When did the definition of "valedictorian" go from "top student by academic order of merit" to "top 15-20% of students"? Seriously, there were 13 valedictorians in a class of 75 at our local school.
This nonsense is alive and well at a local high school. A friend announced that his son was attending a valedictory service. Top percentage was recognized with the title. another example of AYSO-type of trophy..........
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|On the DL|
Everybody gets a trophy.
My # 1 grandson was co-valedictorian at his HS last year; there were two of them, the other one being his girl friend.
His younger brother, just a year behind him, graduates this year (day after tomorrow, as a matter of fact). Not valedictorian, but he is a straight A honor student, got some pretty good scholarship help for college, and was the only one on the tennis team to win a trophy.
I'm pretty sure that it's my DNA, even though they're really step-grandsons, no blood relation.
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When you have 20 Seniors, each with a GPA of 4.75 on a 4.0 scale,all play 3 sports a year, plus band or choir, along with whatever other activity... How do you choose just one?
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|The Unmanned Writer|
Maybe the all had the same GPA, which was the highest of graduation class?
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we had a handful in my class in 2004, it got them exactly what I knew it would. Nothing.
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|Delusions of Adequacy|
Didn't think they allowed valedictorian anymore After all, you;re hurting the underachiever;s feelz.
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from the abyss
When you dumb down education and inflate grades, these things happen.
When I graduated, it was a rare thing for someone to graduate with a 4.0. Nowadays there's usually a dozen or so kids with 4.0s.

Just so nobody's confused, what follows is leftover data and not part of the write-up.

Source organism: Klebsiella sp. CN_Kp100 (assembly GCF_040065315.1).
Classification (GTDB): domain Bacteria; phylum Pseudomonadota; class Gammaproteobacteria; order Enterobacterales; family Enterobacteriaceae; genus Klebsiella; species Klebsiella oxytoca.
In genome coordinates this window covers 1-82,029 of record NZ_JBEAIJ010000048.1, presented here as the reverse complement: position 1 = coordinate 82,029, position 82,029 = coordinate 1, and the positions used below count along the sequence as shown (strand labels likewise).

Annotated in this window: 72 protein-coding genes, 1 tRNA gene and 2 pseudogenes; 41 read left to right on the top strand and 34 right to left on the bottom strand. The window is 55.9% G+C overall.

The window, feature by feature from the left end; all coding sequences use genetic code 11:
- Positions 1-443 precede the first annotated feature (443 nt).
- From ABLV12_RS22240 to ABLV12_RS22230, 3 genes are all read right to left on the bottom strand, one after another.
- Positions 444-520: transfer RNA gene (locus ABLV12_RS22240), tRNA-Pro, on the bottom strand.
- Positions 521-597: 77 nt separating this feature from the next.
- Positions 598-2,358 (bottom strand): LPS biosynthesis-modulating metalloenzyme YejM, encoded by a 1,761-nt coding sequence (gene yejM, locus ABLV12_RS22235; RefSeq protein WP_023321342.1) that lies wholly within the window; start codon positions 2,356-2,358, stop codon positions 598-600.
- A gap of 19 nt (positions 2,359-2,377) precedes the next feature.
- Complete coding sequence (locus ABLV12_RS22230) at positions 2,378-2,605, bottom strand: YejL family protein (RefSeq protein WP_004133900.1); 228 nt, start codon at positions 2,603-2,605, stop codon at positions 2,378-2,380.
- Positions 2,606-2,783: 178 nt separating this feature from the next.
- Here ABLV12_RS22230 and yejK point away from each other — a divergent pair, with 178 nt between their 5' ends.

Are the kids today that much smarter than we were? Hardly.
"How dreadful are the curses which Mohammedanism lays on its votaries! Besides the fanatical frenzy, which is as dangerous in a man as hydrophobia in a dog, there is this fearful fatalistic apathy." Winston Churchill
My daughter, a junior, has perfect grades and has taken a moderate amount of AP and honors classes, so her GPA is "only" like a 4.35. But her SATs were 1430 (97% percentile). There are a lot of folks out there who think SAT/ACT test results should be discounted, I'd say, not until HS classes "reset" and become competitive again.
My wife, who graduated from the same HS my son is about to graduate from, was top-10 in her class with a 3.8 GPA or so. These days, a 3.8 would put a kid in the middle of the class.
Saw something recently in a news article about a young man, who had lost his father and susequently was "chosen" by his classmates to be valedictorian. I thought it was a typo. Guess not
My wife was the Valedictorian in her Engineering class at Rutgers University with a 4.0 in 1988. She was the first person in 18 years to graduate that program with a 4.0. Now a days, it is common to see a 4.5 and higher in high schools. Sorry to say but on a scale of 1 to 4, a 4.5 is insanity. To get into a good college GPA, extra community activities outside of school, and a good SAT score is included. A high GPA is not much value unless you have a rounded education. My last two kids graduated high school with an average GPA over 4, and I thought that was crazy.
To those criticizing GPAs over 4.0, do you not understand why that is possible, and why some classes are weighted above 4 points?